The work begins with a gathering of material-energy into a tight nucleus of force (I’ve been mixing up issues of astrophysics and making over the last year) and spreads outward, finding pattern then breaking that pattern toward new horizons. It’s a process of allowing the material to ebb then roil up again into forces that break into near disintegration, a rhythm that keeps me in the swim of things. As it flows outward into small tsunamis, then eddies, I feel an oceanic, topographic, geologic personality wash over this thing.
And this definitely wants to be a thing, not an immersive installation. This is an object that requires some finishing, a symphony of soundwaves that started with a bang but wants to end in a hum, in the round. It is a rug you can’t walk on, borne of Seismic Rug that emerged while I was confined to the floor with sciatica, watching footage of the horror of the 2011 Japan Tsunami flood in.
It is a resurgence of that making, and that fear of that flood and of the oncoming higher waters, but also the resurgence of my ability to grab hold of physically-challenging handwork after falling on the low-tide foreshore this summer and breaking my ‘good’ arm in two places. I cast aside those fears of not being able to make/do from the cast-offs of this unsustainable era of human history.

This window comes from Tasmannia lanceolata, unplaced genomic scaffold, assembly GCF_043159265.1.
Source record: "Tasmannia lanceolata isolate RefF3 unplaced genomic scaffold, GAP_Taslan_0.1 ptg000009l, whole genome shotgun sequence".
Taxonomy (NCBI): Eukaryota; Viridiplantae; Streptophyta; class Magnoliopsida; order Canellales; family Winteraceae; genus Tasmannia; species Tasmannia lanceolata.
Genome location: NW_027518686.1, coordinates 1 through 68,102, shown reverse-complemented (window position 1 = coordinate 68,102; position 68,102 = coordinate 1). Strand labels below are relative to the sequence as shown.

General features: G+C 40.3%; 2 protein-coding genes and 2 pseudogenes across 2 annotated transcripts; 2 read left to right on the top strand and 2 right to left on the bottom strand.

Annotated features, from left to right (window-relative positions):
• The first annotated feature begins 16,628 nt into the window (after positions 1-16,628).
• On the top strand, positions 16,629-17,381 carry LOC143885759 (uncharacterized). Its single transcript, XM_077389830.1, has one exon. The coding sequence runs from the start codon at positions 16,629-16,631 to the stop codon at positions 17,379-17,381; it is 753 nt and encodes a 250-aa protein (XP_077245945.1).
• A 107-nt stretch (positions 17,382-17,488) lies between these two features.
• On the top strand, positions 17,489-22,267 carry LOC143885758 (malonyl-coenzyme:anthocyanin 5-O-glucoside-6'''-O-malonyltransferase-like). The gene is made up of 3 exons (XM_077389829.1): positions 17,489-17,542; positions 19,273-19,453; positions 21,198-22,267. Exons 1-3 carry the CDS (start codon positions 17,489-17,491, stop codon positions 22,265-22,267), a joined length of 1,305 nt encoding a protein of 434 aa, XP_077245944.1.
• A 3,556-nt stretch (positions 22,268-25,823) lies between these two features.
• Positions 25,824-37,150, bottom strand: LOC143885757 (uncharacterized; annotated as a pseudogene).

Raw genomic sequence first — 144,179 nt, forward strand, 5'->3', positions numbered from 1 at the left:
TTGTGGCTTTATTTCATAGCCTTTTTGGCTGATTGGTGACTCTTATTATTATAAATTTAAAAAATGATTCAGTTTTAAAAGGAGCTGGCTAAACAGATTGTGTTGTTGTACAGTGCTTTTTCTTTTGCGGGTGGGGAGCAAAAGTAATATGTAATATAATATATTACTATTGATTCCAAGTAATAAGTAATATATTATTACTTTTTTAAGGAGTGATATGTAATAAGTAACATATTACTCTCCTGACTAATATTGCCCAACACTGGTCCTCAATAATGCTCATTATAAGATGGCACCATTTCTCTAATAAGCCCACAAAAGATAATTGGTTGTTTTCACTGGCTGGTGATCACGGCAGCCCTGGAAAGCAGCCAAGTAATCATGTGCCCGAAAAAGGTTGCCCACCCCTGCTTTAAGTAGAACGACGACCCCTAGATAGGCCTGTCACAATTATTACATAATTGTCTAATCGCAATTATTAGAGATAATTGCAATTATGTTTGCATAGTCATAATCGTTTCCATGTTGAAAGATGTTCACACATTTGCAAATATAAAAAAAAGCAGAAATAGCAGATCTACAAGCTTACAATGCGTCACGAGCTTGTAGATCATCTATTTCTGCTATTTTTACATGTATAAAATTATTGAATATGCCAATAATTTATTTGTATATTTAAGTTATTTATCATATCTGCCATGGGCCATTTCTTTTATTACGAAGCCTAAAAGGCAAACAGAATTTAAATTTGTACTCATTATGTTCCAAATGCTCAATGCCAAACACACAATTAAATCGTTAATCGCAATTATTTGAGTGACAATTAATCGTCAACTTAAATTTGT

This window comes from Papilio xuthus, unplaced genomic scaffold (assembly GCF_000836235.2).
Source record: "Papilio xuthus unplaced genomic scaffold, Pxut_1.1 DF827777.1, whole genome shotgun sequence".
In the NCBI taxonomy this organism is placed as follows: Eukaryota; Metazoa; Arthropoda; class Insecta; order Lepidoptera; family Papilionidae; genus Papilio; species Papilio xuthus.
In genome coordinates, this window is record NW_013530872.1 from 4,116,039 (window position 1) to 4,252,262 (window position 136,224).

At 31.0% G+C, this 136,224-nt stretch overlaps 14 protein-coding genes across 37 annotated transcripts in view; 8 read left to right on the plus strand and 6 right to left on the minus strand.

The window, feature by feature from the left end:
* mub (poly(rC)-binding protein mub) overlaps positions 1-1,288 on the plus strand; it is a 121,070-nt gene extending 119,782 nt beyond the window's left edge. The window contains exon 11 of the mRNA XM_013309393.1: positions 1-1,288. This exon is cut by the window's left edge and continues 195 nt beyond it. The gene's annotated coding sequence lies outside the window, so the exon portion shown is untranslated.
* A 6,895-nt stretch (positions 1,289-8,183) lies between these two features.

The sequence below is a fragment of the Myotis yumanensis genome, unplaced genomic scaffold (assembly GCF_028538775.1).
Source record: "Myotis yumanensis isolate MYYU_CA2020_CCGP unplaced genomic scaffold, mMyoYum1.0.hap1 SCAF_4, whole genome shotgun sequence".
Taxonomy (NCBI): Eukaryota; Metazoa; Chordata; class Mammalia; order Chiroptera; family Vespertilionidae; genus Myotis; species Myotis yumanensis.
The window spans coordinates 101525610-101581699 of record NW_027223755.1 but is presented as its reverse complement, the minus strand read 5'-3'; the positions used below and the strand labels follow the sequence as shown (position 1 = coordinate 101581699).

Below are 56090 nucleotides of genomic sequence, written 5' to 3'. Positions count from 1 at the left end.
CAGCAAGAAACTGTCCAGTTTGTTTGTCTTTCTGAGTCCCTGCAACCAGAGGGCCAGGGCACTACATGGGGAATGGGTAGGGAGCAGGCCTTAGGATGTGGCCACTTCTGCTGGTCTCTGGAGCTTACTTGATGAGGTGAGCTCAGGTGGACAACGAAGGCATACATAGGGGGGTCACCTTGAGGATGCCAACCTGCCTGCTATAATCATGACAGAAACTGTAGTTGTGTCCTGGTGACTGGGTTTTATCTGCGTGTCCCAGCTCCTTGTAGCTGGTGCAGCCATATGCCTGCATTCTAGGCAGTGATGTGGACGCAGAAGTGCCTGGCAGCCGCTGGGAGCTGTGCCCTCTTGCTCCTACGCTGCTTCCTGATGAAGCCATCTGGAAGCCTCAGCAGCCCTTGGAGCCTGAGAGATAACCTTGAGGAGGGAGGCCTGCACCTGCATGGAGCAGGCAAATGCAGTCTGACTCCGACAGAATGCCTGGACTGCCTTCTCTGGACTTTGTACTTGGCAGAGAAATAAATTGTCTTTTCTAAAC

Resurge feels right for the piece formerly known as the Monster that raises issues from the ground up, this fuzzy menace.
There ought to be an international law against the dirty business of jeans manufacturing.
It poisons waterways, mainly in China, prompting environmental groups to raise the alarm against the devastation to communities and local ecosystems, yet consumers around the world continue to cycle through jeans, for work and in slavish loyalty to fashion trends.
Even on the small off-the-grid Gulf island of Lasqueti where I do much of my work, there is a constant oversupply of denim at the local Free Store. Too ugly or thrashed to be snapped up for the price of zero, they are destined for the landfill where the toxic dyes are left to leach into the ground.
But, honestly, if they weren't so pretty, I wouldn't be saving them from the dump. It's that very West Coast denim palette that compels me to rescue these ripped, stained or just outdated jeans, skirts, jackets and dresses and mess with them.
For the past few years I've been cutting them into usable pieces and sewing up utility items — bags, oven mitts, hot-pot mats, lumbar cushions — and before long I fell into my own tiny cottage industry stitching up utility aprons.